A cluster of dozens of islands centred on Vega, just south of the Arctic Circle, forms a cultural landscape of 103,710 ha, of which 6,930 ha is land. The islands bear testimony to a distinctive frugal way of life based on fishing and the harvesting of the down of eider ducks, in an inhospitable environment. There are fishing villages, quays, warehouses, eider houses (built for eider ducks to nest in), farming landscapes, lighthouses and beacons. There is evidence of human settlement from the Stone Age onwards. By the 9th century, the islands had become an important centre for the supply of down, which appears to have accounted for around a third of the islanders’ income. The Vega Archipelago reflects the way fishermen/farmers have, over the past 1,500 years, maintained a sustainable living and the contribution of women to eiderdown harvesting.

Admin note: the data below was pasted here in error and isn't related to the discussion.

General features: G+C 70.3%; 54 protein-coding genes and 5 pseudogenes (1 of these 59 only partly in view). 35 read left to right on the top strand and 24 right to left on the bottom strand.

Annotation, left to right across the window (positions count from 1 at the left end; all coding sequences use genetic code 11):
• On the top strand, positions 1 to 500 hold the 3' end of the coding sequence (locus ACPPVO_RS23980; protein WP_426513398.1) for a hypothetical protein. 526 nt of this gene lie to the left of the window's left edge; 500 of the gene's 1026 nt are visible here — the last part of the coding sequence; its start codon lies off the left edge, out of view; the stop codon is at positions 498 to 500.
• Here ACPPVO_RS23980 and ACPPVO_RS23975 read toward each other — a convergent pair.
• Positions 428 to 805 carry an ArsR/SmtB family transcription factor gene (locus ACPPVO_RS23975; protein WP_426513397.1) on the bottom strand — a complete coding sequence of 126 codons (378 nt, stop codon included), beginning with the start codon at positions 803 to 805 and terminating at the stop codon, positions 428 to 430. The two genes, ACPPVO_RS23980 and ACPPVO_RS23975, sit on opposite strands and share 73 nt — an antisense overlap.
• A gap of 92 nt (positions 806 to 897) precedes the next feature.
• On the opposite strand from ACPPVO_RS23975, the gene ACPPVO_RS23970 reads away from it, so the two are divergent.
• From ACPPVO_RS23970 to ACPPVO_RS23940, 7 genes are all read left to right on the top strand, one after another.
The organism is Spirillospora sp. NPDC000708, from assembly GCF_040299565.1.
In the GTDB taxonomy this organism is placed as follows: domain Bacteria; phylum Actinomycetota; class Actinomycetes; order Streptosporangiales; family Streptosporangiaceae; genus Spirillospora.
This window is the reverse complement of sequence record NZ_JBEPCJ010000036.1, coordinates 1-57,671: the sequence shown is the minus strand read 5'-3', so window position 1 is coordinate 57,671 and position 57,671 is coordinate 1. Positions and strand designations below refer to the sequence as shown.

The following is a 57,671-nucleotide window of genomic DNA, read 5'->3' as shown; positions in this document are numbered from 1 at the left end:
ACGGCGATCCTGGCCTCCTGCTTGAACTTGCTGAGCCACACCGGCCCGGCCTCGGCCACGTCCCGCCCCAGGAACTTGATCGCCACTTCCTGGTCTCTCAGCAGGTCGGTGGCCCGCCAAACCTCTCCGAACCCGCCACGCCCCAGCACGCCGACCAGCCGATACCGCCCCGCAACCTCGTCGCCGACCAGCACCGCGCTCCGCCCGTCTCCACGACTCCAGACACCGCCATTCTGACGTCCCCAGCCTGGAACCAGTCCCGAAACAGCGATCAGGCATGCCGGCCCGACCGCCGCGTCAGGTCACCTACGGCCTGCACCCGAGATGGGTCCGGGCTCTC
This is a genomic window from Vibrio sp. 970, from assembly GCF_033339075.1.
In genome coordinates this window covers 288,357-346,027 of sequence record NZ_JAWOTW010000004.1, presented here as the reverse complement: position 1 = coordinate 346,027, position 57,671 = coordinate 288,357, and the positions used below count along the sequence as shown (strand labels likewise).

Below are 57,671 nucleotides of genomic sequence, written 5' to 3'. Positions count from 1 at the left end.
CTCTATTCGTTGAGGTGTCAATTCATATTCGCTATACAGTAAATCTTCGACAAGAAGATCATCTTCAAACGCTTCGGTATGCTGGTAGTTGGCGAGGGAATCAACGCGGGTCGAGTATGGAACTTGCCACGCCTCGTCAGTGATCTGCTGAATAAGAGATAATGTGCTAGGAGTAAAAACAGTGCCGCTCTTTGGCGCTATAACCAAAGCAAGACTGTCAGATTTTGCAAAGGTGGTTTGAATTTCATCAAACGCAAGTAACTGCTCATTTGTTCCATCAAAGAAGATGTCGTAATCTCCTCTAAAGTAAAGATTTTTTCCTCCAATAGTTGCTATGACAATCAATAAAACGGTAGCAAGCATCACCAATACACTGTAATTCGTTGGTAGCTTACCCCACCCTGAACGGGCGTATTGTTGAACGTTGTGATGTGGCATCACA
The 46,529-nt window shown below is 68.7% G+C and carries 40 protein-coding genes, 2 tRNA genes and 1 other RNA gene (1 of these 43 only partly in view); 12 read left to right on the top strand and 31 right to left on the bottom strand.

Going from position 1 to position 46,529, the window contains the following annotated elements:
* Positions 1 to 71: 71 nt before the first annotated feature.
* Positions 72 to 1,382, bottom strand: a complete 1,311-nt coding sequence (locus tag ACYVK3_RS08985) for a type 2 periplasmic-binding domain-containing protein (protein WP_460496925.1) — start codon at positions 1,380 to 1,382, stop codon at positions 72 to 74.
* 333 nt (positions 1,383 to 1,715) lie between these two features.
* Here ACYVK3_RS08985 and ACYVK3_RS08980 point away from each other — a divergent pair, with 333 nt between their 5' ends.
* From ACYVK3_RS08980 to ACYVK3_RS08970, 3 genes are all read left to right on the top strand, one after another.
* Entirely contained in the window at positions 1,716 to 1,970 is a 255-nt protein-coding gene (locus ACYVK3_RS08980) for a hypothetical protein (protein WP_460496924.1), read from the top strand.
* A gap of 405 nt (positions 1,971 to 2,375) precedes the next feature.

- UNESCO (CC-BY-SA IGO 3.0)

Vegaøyan – The Vega Archipelago

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DATA

Region
Europe
Country
Norway 
Category
Cultural
Name
Vegaøyan – The Vega Archipelago
Selection Criteria (?)
(v)
Year of Registered
2004
Keyword
Registered in 2004